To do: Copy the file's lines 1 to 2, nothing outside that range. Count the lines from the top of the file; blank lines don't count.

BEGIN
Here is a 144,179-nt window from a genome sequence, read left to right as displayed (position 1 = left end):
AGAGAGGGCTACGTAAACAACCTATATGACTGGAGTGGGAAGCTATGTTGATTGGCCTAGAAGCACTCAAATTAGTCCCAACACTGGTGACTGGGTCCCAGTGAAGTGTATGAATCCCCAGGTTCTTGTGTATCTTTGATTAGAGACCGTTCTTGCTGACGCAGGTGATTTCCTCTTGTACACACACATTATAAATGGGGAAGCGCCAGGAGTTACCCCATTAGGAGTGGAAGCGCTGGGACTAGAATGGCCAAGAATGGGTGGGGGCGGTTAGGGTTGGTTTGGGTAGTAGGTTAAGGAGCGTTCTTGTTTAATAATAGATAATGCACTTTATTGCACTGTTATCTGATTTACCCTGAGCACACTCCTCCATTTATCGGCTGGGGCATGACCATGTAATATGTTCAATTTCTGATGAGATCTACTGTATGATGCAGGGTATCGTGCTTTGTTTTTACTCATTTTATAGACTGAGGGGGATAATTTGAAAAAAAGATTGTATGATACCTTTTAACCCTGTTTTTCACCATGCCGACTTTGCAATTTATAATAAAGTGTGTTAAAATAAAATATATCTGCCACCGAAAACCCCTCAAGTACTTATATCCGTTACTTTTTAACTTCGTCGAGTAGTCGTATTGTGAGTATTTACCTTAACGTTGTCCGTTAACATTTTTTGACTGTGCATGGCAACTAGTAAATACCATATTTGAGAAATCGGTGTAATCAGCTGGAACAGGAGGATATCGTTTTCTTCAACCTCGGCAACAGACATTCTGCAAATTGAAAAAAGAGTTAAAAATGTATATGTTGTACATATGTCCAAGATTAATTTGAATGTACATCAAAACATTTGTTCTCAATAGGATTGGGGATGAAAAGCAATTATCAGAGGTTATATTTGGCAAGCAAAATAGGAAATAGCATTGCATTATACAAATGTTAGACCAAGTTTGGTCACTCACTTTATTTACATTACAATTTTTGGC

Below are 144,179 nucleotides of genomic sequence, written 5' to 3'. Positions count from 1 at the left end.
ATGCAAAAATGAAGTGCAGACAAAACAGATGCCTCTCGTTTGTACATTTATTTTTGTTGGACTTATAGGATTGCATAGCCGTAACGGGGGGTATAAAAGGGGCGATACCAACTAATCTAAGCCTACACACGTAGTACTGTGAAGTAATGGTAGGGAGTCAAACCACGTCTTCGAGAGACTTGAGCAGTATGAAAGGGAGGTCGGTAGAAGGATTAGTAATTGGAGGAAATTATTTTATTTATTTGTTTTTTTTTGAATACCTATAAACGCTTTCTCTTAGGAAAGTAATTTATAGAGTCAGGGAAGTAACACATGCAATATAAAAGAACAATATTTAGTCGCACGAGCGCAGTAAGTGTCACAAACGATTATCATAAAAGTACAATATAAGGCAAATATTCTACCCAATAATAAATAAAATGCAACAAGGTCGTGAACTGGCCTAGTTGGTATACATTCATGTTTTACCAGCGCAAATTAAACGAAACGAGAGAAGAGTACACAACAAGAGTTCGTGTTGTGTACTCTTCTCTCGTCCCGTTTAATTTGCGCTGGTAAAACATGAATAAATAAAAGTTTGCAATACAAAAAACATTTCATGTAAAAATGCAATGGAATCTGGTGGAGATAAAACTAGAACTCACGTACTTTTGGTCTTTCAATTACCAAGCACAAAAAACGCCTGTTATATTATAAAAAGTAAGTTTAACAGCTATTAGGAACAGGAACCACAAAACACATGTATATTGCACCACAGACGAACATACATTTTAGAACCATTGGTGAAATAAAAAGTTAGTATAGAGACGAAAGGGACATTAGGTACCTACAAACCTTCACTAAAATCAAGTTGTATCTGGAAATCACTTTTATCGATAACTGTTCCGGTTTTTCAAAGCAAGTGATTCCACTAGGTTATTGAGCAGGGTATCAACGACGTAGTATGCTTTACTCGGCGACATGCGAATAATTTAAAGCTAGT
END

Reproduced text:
Here is a 144,179-nt window from a genome sequence, read left to right as displayed (position 1 = left end):
AGAGAGGGCTACGTAAACAACCTATATGACTGGAGTGGGAAGCTATGTTGATTGGCCTAGAAGCACTCAAATTAGTCCCAACACTGGTGACTGGGTCCCAGTGAAGTGTATGAATCCCCAGGTTCTTGTGTATCTTTGATTAGAGACCGTTCTTGCTGACGCAGGTGATTTCCTCTTGTACACACACATTATAAATGGGGAAGCGCCAGGAGTTACCCCATTAGGAGTGGAAGCGCTGGGACTAGAATGGCCAAGAATGGGTGGGGGCGGTTAGGGTTGGTTTGGGTAGTAGGTTAAGGAGCGTTCTTGTTTAATAATAGATAATGCACTTTATTGCACTGTTATCTGATTTACCCTGAGCACACTCCTCCATTTATCGGCTGGGGCATGACCATGTAATATGTTCAATTTCTGATGAGATCTACTGTATGATGCAGGGTATCGTGCTTTGTTTTTACTCATTTTATAGACTGAGGGGGATAATTTGAAAAAAAGATTGTATGATACCTTTTAACCCTGTTTTTCACCATGCCGACTTTGCAATTTATAATAAAGTGTGTTAAAATAAAATATATCTGCCACCGAAAACCCCTCAAGTACTTATATCCGTTACTTTTTAACTTCGTCGAGTAGTCGTATTGTGAGTATTTACCTTAACGTTGTCCGTTAACATTTTTTGACTGTGCATGGCAACTAGTAAATACCATATTTGAGAAATCGGTGTAATCAGCTGGAACAGGAGGATATCGTTTTCTTCAACCTCGGCAACAGACATTCTGCAAATTGAAAAAAGAGTTAAAAATGTATATGTTGTACATATGTCCAAGATTAATTTGAATGTACATCAAAACATTTGTTCTCAATAGGATTGGGGATGAAAAGCAATTATCAGAGGTTATATTTGGCAAGCAAAATAGGAAATAGCATTGCATTATACAAATGTTAGACCAAGTTTGGTCACTCACTTTATTTACATTACAATTTTTGGC